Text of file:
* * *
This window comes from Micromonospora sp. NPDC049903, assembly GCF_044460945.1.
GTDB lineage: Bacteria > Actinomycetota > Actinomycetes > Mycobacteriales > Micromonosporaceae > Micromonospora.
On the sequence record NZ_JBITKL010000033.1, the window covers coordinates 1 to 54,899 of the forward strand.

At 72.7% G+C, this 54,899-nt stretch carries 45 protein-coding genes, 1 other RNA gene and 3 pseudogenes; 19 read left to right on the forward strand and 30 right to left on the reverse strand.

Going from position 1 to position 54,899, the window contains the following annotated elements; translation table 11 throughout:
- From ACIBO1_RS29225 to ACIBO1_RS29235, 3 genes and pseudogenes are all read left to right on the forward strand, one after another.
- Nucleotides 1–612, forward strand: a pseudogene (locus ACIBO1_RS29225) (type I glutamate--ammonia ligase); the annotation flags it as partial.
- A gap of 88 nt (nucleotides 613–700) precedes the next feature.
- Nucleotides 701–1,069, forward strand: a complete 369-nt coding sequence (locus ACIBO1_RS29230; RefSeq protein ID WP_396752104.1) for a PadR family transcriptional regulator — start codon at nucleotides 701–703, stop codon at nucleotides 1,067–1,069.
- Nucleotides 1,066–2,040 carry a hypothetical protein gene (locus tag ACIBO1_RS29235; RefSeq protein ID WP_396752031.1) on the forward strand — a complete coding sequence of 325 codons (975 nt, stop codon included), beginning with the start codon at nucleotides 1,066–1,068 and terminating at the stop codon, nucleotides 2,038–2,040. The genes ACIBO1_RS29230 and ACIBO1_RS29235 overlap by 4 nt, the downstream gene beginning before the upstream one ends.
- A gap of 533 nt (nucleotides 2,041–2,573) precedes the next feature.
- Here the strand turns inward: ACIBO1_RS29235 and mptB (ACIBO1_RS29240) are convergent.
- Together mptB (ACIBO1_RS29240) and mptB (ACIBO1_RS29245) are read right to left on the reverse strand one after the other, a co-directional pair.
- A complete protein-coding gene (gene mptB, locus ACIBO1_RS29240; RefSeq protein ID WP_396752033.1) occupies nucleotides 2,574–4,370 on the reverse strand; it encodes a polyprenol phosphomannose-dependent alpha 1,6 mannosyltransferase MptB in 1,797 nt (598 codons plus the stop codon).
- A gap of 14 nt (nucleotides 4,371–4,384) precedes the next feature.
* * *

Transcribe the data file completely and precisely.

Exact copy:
This window comes from Micromonospora sp. NPDC049903, assembly GCF_044460945.1.
GTDB lineage: Bacteria > Actinomycetota > Actinomycetes > Mycobacteriales > Micromonosporaceae > Micromonospora.
On the sequence record NZ_JBITKL010000033.1, the window covers coordinates 1 to 54,899 of the forward strand.

At 72.7% G+C, this 54,899-nt stretch carries 45 protein-coding genes, 1 other RNA gene and 3 pseudogenes; 19 read left to right on the forward strand and 30 right to left on the reverse strand.

Going from position 1 to position 54,899, the window contains the following annotated elements; translation table 11 throughout:
- From ACIBO1_RS29225 to ACIBO1_RS29235, 3 genes and pseudogenes are all read left to right on the forward strand, one after another.
- Nucleotides 1–612, forward strand: a pseudogene (locus ACIBO1_RS29225) (type I glutamate--ammonia ligase); the annotation flags it as partial.
- A gap of 88 nt (nucleotides 613–700) precedes the next feature.
- Nucleotides 701–1,069, forward strand: a complete 369-nt coding sequence (locus ACIBO1_RS29230; RefSeq protein ID WP_396752104.1) for a PadR family transcriptional regulator — start codon at nucleotides 701–703, stop codon at nucleotides 1,067–1,069.
- Nucleotides 1,066–2,040 carry a hypothetical protein gene (locus tag ACIBO1_RS29235; RefSeq protein ID WP_396752031.1) on the forward strand — a complete coding sequence of 325 codons (975 nt, stop codon included), beginning with the start codon at nucleotides 1,066–1,068 and terminating at the stop codon, nucleotides 2,038–2,040. The genes ACIBO1_RS29230 and ACIBO1_RS29235 overlap by 4 nt, the downstream gene beginning before the upstream one ends.
- A gap of 533 nt (nucleotides 2,041–2,573) precedes the next feature.
- Here the strand turns inward: ACIBO1_RS29235 and mptB (ACIBO1_RS29240) are convergent.
- Together mptB (ACIBO1_RS29240) and mptB (ACIBO1_RS29245) are read right to left on the reverse strand one after the other, a co-directional pair.
- A complete protein-coding gene (gene mptB, locus ACIBO1_RS29240; RefSeq protein ID WP_396752033.1) occupies nucleotides 2,574–4,370 on the reverse strand; it encodes a polyprenol phosphomannose-dependent alpha 1,6 mannosyltransferase MptB in 1,797 nt (598 codons plus the stop codon).
- A gap of 14 nt (nucleotides 4,371–4,384) precedes the next feature.